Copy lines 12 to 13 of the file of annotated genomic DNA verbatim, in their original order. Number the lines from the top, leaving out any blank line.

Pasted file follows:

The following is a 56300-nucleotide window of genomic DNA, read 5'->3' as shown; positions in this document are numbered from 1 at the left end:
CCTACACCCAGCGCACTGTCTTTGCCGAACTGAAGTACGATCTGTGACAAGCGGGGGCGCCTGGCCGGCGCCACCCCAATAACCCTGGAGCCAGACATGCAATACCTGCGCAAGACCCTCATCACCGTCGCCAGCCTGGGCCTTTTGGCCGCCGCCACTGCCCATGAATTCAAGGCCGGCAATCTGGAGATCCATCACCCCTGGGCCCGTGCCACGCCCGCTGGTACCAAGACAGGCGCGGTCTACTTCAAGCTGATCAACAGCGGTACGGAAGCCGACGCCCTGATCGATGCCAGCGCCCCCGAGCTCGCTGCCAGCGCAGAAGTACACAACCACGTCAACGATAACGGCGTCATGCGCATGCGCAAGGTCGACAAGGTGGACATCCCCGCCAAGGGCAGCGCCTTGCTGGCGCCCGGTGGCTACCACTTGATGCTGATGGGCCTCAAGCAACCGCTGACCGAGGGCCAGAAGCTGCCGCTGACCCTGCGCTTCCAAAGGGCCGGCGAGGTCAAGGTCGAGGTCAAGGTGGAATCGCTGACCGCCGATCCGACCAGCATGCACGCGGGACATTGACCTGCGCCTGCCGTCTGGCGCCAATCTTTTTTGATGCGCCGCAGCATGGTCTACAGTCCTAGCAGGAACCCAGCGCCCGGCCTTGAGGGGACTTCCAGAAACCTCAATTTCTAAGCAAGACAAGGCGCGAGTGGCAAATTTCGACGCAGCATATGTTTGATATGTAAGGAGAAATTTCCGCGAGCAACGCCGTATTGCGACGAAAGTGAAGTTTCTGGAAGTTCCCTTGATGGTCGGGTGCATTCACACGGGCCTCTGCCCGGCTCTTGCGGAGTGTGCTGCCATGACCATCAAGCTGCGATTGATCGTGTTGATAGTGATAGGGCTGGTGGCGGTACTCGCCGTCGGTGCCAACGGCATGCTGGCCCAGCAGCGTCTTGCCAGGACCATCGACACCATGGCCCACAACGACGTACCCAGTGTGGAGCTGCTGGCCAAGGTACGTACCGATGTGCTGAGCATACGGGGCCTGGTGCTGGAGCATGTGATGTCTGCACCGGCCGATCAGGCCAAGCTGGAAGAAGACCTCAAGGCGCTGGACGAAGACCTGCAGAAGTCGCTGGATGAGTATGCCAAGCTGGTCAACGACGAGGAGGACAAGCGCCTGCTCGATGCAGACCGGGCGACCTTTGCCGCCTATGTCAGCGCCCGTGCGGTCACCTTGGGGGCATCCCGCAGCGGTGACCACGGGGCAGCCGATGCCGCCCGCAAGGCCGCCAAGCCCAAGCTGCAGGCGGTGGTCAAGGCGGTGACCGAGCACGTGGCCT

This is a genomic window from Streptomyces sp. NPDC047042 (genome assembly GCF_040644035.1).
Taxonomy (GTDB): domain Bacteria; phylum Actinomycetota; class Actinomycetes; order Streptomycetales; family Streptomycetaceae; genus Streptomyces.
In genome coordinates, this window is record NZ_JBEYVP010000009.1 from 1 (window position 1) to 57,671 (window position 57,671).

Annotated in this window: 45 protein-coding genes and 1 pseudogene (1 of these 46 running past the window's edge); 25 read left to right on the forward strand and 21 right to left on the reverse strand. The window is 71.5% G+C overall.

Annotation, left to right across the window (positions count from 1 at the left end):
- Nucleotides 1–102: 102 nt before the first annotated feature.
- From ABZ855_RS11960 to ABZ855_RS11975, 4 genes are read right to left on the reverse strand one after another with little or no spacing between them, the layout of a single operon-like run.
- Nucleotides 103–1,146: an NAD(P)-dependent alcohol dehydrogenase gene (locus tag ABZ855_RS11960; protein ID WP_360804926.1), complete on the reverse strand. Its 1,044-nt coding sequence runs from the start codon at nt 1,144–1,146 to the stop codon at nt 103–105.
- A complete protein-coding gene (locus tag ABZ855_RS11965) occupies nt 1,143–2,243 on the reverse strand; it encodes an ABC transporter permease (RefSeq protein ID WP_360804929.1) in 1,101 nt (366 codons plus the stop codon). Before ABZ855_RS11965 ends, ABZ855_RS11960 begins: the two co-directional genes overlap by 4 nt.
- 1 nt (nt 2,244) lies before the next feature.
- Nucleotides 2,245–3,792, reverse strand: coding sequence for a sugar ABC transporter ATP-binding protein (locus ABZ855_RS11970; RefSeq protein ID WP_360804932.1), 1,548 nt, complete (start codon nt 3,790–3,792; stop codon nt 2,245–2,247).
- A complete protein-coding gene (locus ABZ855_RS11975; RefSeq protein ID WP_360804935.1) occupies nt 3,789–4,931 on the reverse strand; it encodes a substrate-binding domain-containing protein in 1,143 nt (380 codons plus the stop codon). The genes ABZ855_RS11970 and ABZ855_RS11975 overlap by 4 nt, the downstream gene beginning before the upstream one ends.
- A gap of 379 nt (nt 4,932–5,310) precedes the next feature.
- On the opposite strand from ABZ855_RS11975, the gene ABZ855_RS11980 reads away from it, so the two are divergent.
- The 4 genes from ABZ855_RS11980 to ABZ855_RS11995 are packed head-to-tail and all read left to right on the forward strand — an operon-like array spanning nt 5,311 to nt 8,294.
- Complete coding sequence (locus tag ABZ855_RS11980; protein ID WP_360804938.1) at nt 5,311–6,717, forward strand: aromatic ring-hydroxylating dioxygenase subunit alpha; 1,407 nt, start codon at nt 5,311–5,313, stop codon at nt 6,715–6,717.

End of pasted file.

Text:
- 1 nt (nt 2,244) lies before the next feature.
- Nucleotides 2,245–3,792, reverse strand: coding sequence for a sugar ABC transporter ATP-binding protein (locus ABZ855_RS11970; RefSeq protein ID WP_360804932.1), 1,548 nt, complete (start codon nt 3,790–3,792; stop codon nt 2,245–2,247).